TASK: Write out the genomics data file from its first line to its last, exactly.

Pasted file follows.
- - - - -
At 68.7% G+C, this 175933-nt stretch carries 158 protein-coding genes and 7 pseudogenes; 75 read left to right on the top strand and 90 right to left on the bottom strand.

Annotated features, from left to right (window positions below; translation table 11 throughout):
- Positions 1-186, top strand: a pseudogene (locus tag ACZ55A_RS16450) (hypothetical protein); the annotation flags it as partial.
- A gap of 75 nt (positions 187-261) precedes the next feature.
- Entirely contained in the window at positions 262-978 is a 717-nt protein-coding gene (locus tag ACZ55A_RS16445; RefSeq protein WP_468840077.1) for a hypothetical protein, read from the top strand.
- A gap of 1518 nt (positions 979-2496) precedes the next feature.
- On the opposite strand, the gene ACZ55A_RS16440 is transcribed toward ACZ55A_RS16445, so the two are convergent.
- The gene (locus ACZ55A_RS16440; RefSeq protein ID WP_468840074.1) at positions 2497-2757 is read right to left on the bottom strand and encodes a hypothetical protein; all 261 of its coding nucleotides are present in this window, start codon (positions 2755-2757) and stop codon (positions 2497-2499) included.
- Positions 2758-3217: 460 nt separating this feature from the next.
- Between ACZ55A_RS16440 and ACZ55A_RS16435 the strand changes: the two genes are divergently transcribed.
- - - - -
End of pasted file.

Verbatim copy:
At 68.7% G+C, this 175933-nt stretch carries 158 protein-coding genes and 7 pseudogenes; 75 read left to right on the top strand and 90 right to left on the bottom strand.

Annotated features, from left to right (window positions below; translation table 11 throughout):
- Positions 1-186, top strand: a pseudogene (locus tag ACZ55A_RS16450) (hypothetical protein); the annotation flags it as partial.
- A gap of 75 nt (positions 187-261) precedes the next feature.
- Entirely contained in the window at positions 262-978 is a 717-nt protein-coding gene (locus tag ACZ55A_RS16445; RefSeq protein WP_468840077.1) for a hypothetical protein, read from the top strand.
- A gap of 1518 nt (positions 979-2496) precedes the next feature.
- On the opposite strand, the gene ACZ55A_RS16440 is transcribed toward ACZ55A_RS16445, so the two are convergent.
- The gene (locus ACZ55A_RS16440; RefSeq protein ID WP_468840074.1) at positions 2497-2757 is read right to left on the bottom strand and encodes a hypothetical protein; all 261 of its coding nucleotides are present in this window, start codon (positions 2755-2757) and stop codon (positions 2497-2499) included.
- Positions 2758-3217: 460 nt separating this feature from the next.
- Between ACZ55A_RS16440 and ACZ55A_RS16435 the strand changes: the two genes are divergently transcribed.